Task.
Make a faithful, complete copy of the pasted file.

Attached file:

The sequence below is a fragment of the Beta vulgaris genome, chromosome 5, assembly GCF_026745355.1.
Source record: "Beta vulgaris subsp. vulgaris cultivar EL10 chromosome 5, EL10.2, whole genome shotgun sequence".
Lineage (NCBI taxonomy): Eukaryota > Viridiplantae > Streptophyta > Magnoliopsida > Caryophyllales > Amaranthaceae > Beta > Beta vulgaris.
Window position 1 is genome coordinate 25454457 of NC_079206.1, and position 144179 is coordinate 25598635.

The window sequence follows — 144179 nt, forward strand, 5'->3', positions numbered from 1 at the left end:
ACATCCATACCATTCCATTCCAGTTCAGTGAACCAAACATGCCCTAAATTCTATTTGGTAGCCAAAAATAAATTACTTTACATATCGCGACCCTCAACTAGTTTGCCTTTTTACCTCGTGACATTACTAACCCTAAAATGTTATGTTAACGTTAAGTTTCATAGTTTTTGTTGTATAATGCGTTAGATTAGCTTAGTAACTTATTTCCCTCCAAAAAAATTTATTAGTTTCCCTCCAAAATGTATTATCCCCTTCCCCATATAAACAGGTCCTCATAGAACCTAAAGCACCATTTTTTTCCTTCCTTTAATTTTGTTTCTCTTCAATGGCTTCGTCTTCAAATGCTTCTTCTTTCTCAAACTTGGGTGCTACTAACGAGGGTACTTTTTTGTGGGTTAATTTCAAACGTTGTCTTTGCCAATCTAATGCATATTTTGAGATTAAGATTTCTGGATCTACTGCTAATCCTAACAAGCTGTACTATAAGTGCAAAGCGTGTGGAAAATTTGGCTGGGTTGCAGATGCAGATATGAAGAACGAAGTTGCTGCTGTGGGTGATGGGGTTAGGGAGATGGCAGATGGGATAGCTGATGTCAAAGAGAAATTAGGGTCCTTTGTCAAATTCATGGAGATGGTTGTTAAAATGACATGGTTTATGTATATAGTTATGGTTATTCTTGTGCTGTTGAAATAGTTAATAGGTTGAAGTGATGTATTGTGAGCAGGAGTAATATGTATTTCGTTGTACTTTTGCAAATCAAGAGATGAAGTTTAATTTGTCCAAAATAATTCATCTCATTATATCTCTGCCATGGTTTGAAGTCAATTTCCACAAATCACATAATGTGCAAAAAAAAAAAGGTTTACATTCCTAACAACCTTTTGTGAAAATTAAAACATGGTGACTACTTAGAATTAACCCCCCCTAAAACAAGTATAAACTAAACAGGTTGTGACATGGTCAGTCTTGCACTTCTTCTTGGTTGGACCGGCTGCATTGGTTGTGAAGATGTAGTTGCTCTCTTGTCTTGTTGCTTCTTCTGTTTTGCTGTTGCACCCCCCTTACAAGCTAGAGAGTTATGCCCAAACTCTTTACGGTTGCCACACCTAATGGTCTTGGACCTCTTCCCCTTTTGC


The sequence below is a fragment of the Beta vulgaris genome, chromosome 5, assembly GCF_026745355.1.
Source record: "Beta vulgaris subsp. vulgaris cultivar EL10 chromosome 5, EL10.2, whole genome shotgun sequence".
Lineage (NCBI taxonomy): Eukaryota > Viridiplantae > Streptophyta > Magnoliopsida > Caryophyllales > Amaranthaceae > Beta > Beta vulgaris.
Window position 1 is genome coordinate 25454457 of NC_079206.1, and position 144179 is coordinate 25598635.

The window sequence follows — 144179 nt, forward strand, 5'->3', positions numbered from 1 at the left end:
ACATCCATACCATTCCATTCCAGTTCAGTGAACCAAACATGCCCTAAATTCTATTTGGTAGCCAAAAATAAATTACTTTACATATCGCGACCCTCAACTAGTTTGCCTTTTTACCTCGTGACATTACTAACCCTAAAATGTTATGTTAACGTTAAGTTTCATAGTTTTTGTTGTATAATGCGTTAGATTAGCTTAGTAACTTATTTCCCTCCAAAAAAATTTATTAGTTTCCCTCCAAAATGTATTATCCCCTTCCCCATATAAACAGGTCCTCATAGAACCTAAAGCACCATTTTTTTCCTTCCTTTAATTTTGTTTCTCTTCAATGGCTTCGTCTTCAAATGCTTCTTCTTTCTCAAACTTGGGTGCTACTAACGAGGGTACTTTTTTGTGGGTTAATTTCAAACGTTGTCTTTGCCAATCTAATGCATATTTTGAGATTAAGATTTCTGGATCTACTGCTAATCCTAACAAGCTGTACTATAAGTGCAAAGCGTGTGGAAAATTTGGCTGGGTTGCAGATGCAGATATGAAGAACGAAGTTGCTGCTGTGGGTGATGGGGTTAGGGAGATGGCAGATGGGATAGCTGATGTCAAAGAGAAATTAGGGTCCTTTGTCAAATTCATGGAGATGGTTGTTAAAATGACATGGTTTATGTATATAGTTATGGTTATTCTTGTGCTGTTGAAATAGTTAATAGGTTGAAGTGATGTATTGTGAGCAGGAGTAATATGTATTTCGTTGTACTTTTGCAAATCAAGAGATGAAGTTTAATTTGTCCAAAATAATTCATCTCATTATATCTCTGCCATGGTTTGAAGTCAATTTCCACAAATCACATAATGTGCAAAAAAAAAAAGGTTTACATTCCTAACAACCTTTTGTGAAAATTAAAACATGGTGACTACTTAGAATTAACCCCCCCTAAAACAAGTATAAACTAAACAGGTTGTGACATGGTCAGTCTTGCACTTCTTCTTGGTTGGACCGGCTGCATTGGTTGTGAAGATGTAGTTGCTCTCTTGTCTTGTTGCTTCTTCTGTTTTGCTGTTGCACCCCCCTTACAAGCTAGAGAGTTATGCCCAAACTCTTTACGGTTGCCACACCTAATGGTCTTGGACCTCTTCCCCTTTTGC